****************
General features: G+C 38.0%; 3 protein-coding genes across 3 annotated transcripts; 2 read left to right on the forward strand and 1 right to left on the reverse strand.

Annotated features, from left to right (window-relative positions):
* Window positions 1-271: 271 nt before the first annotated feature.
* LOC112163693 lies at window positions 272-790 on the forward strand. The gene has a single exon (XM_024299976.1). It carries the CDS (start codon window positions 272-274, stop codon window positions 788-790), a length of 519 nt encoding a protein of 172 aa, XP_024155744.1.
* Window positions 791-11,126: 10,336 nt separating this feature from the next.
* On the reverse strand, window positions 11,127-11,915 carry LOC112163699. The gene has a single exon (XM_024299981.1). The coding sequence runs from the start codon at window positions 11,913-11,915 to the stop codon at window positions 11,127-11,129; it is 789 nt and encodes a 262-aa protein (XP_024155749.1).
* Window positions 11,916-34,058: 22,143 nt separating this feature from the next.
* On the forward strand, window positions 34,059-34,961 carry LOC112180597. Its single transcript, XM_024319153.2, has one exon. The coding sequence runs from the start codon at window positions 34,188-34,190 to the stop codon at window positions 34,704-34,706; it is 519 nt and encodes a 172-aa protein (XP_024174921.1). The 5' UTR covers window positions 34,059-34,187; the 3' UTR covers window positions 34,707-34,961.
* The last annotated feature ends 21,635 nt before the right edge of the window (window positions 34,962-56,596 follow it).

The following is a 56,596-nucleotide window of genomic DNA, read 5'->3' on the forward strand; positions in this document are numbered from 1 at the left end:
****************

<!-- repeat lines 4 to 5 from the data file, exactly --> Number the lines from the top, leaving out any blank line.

* LOC112163693 lies at window positions 272-790 on the forward strand. The gene has a single exon (XM_024299976.1). It carries the CDS (start codon window positions 272-274, stop codon window positions 788-790), a length of 519 nt encoding a protein of 172 aa, XP_024155744.1.
* Window positions 791-11,126: 10,336 nt separating this feature from the next.